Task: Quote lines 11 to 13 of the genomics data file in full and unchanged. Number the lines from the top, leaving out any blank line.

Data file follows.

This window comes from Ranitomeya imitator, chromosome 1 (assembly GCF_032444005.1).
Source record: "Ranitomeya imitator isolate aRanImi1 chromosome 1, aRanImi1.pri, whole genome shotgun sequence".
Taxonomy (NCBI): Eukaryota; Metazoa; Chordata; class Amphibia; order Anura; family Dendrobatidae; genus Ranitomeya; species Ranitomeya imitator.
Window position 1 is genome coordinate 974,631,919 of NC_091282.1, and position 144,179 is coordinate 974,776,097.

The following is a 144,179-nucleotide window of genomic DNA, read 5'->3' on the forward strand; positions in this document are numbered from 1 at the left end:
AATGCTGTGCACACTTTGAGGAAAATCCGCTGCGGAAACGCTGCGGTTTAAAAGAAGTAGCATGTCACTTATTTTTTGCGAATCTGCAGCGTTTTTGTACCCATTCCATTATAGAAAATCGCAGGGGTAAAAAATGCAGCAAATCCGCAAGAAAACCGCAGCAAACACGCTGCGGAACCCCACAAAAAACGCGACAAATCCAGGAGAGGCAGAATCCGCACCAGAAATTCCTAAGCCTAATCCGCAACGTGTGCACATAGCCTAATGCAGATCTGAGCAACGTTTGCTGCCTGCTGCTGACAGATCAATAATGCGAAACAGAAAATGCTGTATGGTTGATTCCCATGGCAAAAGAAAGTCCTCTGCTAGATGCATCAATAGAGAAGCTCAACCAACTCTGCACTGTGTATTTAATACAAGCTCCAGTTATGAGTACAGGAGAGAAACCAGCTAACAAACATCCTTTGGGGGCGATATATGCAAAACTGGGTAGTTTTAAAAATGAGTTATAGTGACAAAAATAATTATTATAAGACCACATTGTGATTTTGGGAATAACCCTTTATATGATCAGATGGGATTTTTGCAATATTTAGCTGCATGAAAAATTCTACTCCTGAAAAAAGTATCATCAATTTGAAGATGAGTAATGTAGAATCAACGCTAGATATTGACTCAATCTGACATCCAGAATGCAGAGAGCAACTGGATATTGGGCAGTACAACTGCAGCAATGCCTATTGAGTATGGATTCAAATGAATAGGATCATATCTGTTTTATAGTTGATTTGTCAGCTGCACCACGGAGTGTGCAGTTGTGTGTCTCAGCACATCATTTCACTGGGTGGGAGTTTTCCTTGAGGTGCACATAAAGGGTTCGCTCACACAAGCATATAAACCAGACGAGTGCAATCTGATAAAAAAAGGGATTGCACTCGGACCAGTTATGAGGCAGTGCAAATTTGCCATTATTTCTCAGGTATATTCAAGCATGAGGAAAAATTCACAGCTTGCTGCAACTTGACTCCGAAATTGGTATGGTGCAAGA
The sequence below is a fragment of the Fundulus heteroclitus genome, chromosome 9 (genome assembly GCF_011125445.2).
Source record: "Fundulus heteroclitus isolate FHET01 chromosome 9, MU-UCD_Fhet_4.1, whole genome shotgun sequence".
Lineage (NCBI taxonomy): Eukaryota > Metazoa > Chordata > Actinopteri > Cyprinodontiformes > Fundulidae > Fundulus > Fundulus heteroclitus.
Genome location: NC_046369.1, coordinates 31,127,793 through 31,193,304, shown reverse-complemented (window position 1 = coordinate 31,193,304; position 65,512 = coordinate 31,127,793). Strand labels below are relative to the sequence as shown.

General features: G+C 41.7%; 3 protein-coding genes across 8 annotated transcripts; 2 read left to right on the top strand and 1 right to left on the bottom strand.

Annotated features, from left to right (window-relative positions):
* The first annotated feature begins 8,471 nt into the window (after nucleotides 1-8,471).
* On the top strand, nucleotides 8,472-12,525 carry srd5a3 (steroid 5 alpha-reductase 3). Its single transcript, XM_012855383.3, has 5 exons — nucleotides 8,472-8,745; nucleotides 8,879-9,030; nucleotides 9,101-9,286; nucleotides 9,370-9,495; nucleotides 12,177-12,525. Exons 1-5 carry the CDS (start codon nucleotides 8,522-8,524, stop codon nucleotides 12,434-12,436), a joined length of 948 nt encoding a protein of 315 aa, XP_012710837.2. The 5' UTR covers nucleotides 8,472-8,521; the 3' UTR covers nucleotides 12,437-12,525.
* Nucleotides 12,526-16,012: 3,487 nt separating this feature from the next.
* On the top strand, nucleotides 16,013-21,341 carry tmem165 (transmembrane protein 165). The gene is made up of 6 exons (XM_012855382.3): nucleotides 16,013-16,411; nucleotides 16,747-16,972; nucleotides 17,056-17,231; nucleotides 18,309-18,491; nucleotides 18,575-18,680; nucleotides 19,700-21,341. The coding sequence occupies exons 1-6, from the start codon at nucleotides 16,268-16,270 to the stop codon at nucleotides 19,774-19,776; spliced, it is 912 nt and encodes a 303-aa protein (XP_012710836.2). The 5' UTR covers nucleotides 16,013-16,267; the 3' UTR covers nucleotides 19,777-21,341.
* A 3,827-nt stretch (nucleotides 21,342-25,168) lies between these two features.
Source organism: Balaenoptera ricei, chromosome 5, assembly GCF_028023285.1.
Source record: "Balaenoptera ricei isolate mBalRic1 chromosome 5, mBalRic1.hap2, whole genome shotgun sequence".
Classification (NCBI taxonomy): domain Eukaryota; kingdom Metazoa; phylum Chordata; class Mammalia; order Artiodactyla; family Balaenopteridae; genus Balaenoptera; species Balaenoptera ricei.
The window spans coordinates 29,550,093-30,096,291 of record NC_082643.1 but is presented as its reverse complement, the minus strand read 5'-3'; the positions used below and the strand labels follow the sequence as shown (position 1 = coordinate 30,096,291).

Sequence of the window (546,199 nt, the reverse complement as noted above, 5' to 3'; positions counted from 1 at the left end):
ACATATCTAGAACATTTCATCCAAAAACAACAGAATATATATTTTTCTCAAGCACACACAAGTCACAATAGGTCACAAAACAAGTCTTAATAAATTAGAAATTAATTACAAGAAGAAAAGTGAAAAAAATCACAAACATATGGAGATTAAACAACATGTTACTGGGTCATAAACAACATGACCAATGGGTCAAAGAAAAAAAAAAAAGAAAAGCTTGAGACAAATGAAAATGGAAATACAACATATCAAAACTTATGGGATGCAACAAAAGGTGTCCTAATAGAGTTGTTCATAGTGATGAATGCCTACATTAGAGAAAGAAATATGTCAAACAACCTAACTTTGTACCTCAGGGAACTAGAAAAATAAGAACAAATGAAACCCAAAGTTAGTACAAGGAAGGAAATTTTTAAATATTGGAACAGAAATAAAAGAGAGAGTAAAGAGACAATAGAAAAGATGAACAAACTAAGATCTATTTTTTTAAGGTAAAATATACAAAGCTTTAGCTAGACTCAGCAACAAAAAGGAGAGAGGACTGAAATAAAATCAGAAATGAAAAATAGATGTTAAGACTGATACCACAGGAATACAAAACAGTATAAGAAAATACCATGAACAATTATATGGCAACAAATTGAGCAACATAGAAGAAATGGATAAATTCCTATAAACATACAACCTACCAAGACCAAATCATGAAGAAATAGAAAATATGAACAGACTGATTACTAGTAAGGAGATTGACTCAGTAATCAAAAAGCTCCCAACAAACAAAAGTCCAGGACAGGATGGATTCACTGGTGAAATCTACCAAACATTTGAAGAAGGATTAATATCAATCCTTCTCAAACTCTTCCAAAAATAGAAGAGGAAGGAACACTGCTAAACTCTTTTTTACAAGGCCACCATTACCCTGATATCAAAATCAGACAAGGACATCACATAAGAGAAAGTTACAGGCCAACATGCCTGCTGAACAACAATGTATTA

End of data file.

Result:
General features: G+C 41.7%; 3 protein-coding genes across 8 annotated transcripts; 2 read left to right on the top strand and 1 right to left on the bottom strand.

Annotated features, from left to right (window-relative positions):
* The first annotated feature begins 8,471 nt into the window (after nucleotides 1-8,471).